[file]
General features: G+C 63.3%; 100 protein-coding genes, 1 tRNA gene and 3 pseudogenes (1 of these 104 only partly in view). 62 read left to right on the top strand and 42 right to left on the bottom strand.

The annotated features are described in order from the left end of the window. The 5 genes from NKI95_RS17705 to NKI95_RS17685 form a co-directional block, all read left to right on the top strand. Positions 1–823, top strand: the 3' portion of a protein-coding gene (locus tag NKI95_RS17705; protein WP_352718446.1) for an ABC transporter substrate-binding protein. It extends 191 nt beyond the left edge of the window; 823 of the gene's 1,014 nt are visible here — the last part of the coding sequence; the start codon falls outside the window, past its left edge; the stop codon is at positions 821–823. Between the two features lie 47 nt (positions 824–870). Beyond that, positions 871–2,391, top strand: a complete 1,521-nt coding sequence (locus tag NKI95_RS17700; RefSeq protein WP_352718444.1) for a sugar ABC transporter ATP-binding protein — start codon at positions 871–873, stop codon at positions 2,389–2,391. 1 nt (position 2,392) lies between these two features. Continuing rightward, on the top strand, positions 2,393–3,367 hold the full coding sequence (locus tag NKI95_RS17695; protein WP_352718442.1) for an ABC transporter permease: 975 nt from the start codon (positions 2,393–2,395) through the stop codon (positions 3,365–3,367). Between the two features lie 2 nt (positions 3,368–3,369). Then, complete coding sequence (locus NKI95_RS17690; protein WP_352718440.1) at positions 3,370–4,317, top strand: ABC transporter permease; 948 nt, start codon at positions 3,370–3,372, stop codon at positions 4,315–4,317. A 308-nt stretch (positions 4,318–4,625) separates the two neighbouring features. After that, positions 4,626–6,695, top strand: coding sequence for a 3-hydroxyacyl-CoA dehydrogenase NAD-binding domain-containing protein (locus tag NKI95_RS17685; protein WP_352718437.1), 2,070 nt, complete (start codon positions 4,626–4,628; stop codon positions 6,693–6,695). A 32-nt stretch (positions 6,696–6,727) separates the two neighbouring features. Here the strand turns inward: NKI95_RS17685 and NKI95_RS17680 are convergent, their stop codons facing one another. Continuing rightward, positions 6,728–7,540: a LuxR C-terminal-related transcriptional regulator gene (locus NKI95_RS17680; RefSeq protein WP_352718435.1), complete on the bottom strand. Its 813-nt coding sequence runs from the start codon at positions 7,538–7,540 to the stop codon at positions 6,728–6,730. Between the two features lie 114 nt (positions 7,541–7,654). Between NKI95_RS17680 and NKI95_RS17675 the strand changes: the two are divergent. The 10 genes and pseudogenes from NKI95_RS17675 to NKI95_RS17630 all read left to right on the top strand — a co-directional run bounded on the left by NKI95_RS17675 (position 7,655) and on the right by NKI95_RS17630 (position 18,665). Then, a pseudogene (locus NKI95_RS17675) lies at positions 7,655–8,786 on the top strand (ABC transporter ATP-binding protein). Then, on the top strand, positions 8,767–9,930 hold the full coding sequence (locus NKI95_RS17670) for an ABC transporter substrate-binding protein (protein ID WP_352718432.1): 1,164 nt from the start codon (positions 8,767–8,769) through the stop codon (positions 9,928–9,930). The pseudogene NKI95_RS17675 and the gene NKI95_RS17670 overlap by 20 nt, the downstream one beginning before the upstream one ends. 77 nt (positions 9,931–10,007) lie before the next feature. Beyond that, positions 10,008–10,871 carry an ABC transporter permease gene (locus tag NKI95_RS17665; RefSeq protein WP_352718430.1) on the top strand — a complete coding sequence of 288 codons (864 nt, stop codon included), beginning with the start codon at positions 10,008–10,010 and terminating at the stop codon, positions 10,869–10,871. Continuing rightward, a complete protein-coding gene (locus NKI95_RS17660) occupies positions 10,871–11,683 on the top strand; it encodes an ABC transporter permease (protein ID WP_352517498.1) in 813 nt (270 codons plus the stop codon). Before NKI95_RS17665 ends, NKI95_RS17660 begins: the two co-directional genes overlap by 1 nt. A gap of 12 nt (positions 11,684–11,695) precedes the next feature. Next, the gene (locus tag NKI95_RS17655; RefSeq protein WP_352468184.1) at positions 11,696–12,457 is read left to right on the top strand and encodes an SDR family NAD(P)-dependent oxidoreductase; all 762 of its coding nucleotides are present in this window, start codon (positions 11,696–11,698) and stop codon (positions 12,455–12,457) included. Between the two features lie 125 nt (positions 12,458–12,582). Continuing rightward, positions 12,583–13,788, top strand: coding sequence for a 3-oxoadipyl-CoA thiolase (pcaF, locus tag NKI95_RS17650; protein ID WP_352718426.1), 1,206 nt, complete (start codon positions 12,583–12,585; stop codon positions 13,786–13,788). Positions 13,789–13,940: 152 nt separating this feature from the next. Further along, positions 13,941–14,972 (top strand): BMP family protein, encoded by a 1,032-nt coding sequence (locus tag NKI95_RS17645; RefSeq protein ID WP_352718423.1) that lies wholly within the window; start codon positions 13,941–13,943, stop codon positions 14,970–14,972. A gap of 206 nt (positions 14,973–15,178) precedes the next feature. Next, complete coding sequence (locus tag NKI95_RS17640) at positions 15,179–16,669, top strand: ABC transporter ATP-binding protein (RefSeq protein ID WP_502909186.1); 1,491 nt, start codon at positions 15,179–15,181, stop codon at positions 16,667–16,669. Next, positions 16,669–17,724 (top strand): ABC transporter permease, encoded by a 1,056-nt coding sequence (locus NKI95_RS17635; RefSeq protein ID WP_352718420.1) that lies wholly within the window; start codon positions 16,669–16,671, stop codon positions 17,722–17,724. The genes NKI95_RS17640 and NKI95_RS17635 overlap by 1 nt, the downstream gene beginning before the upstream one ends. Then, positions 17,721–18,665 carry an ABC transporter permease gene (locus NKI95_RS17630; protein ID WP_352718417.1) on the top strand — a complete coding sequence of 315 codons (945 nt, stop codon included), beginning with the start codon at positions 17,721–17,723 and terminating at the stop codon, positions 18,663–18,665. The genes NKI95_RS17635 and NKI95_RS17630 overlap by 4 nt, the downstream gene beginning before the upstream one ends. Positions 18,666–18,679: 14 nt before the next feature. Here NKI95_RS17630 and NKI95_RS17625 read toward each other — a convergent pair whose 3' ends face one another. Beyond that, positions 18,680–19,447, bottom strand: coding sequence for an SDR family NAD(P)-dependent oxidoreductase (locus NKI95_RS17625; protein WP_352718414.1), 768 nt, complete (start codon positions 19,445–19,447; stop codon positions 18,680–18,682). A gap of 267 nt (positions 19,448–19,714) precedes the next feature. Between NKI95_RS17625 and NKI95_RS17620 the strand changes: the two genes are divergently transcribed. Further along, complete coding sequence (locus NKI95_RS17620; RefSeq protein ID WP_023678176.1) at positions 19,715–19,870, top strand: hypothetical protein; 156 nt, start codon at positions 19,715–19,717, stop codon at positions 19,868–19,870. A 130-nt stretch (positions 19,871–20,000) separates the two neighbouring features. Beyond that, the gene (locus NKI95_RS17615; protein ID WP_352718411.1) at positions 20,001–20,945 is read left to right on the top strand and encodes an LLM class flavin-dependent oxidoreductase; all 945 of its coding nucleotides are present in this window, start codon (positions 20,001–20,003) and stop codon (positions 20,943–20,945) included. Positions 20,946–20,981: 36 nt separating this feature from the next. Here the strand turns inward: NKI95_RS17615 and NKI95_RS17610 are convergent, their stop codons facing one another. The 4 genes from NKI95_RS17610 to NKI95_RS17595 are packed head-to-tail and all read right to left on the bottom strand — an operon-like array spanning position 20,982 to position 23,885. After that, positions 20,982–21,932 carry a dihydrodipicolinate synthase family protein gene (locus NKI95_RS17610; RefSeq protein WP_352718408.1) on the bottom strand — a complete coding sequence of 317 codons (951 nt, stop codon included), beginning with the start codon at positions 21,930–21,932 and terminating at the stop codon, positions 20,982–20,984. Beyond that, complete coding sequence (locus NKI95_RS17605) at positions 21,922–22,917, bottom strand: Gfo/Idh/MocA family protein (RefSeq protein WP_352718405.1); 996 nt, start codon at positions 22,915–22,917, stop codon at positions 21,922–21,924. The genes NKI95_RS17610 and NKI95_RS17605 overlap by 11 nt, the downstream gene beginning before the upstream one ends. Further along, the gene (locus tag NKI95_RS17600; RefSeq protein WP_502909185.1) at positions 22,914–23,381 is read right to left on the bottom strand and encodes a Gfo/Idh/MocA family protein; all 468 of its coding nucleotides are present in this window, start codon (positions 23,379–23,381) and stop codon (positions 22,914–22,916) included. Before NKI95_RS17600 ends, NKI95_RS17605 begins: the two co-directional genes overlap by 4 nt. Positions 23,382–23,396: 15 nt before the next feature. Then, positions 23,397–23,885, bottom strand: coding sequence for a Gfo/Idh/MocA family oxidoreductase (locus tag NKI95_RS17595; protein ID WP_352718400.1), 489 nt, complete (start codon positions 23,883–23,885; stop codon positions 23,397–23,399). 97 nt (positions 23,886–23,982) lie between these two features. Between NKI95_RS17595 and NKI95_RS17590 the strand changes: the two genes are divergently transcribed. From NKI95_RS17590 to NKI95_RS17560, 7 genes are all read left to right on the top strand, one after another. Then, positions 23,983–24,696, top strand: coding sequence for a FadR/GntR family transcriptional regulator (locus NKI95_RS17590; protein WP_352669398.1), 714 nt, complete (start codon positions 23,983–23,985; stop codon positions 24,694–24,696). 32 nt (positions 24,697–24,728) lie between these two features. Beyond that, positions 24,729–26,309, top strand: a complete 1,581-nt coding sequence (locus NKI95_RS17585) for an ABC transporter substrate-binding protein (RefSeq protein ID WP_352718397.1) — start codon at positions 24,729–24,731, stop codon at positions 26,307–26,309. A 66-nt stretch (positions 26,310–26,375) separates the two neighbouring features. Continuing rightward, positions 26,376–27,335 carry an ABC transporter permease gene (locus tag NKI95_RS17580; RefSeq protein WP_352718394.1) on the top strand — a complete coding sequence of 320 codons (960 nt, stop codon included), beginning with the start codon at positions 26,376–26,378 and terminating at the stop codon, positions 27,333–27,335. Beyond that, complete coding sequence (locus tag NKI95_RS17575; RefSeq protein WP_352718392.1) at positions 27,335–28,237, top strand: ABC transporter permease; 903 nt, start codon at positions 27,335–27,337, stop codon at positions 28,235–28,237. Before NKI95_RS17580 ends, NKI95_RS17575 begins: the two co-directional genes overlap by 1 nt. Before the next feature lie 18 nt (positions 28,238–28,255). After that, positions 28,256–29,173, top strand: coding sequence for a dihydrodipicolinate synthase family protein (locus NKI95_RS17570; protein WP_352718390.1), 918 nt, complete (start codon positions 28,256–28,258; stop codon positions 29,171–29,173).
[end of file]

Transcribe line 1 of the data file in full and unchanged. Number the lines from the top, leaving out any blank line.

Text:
General features: G+C 63.3%; 100 protein-coding genes, 1 tRNA gene and 3 pseudogenes (1 of these 104 only partly in view). 62 read left to right on the top strand and 42 right to left on the bottom strand.